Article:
By the numbers: Some of the top-line figures and goals in the plan include...

  • $1.7 trillion in federal investments over 10 years, including $400 billion in "clean energy research and innovation."
  • A goal of "conserving 30% of America's lands and waters by 2030."
  • A target of cutting the CO2 emissions from the U.S. building stock by 50% by 2035.
  • Deployment of 500,000 public EV charging stations by 2030.

What they're saying: The Sunrise Movement, a newly prominent group on the left flank of the green movement, offers cautious praise in a statement Tuesday.

  • The group called it a "good start" but adds "we need even more ambition."

Quick take, via Axios Science editor Andrew Freedman: The goals are generally in line with what the UN says is needed globally to meet the most stringent Paris target of 1.5 °C of warming compared to pre-industrial levels, which would be net zero global emissions by 2050.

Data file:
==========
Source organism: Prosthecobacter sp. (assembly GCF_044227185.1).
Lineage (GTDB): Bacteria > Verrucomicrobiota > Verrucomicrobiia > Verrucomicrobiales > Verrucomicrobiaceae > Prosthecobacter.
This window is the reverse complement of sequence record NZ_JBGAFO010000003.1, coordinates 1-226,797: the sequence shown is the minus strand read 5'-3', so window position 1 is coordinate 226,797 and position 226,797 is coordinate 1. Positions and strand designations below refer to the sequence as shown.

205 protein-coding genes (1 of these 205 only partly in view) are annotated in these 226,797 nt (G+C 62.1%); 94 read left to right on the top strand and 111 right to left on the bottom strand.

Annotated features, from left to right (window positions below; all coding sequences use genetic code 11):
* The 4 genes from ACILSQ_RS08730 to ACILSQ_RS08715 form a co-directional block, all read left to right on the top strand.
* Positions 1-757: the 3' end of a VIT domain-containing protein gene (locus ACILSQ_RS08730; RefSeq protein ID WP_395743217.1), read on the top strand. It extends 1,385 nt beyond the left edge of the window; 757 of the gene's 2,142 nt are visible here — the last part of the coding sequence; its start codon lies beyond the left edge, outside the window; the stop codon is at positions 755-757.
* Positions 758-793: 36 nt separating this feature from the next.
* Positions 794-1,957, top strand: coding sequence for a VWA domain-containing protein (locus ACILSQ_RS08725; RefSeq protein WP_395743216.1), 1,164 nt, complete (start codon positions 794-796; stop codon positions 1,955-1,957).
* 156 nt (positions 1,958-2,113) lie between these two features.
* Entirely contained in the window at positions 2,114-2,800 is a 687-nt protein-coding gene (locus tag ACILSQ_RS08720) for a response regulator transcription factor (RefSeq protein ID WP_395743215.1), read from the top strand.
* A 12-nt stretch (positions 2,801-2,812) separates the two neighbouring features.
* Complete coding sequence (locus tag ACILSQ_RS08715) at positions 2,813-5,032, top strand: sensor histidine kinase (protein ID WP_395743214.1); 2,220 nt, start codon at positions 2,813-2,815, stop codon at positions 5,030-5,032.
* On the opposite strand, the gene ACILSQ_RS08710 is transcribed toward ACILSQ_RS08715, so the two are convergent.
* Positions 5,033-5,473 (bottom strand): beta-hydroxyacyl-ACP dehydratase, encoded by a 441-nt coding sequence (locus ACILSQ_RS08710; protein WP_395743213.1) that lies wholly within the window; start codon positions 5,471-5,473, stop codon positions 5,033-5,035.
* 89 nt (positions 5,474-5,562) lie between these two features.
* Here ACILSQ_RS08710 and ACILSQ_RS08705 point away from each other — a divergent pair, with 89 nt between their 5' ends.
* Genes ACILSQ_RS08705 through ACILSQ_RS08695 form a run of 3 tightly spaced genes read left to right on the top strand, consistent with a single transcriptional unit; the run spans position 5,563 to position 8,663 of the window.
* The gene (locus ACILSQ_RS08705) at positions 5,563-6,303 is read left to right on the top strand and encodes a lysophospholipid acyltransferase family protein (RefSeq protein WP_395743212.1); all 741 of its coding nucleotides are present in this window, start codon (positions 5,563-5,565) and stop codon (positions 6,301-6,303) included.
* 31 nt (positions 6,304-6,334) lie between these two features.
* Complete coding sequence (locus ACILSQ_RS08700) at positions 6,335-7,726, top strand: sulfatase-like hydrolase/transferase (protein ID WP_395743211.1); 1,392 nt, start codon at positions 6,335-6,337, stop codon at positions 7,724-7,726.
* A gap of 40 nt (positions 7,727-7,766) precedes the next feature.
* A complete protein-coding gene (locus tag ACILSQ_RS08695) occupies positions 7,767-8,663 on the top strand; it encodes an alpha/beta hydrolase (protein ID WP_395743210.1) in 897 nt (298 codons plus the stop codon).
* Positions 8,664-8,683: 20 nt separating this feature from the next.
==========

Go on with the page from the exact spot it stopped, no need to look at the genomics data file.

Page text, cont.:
• However, for that to happen worldwide, the U.S. presumably would have to get there much faster.

Go deeper: Climate change is a massive issue for Democrats in 2020

3. The rise of electric SUVs
Expand chart
Data: IHS Markit H1 Sales-Based Powertrain Forecast; Chart: Andrew Witherspoon/Axios

Let's follow up on something my Axios colleague Steve LeVine recently looked at: the coming growth of electric SUVs and pickups.

Why it matters: Both types of vehicles are hugely popular with U.S. consumers. So the true mainstreaming of EVs, now a tiny market share, will eventually require batteries to power a chunk of this segment.

Where it stands: Check out the chart above. It's based on a recent note from the consultancy IHS Markit, which forecasts that fully electric SUVs of different stripes (especially little ones) are going to start taking off in coming years.

The big picture: The number of EVs of various types available in the U.S. market is set to mushroom, IHS projects.

  • Overall, they see full EVs accounting for 7.6% of U.S. vehicle sales in 2026.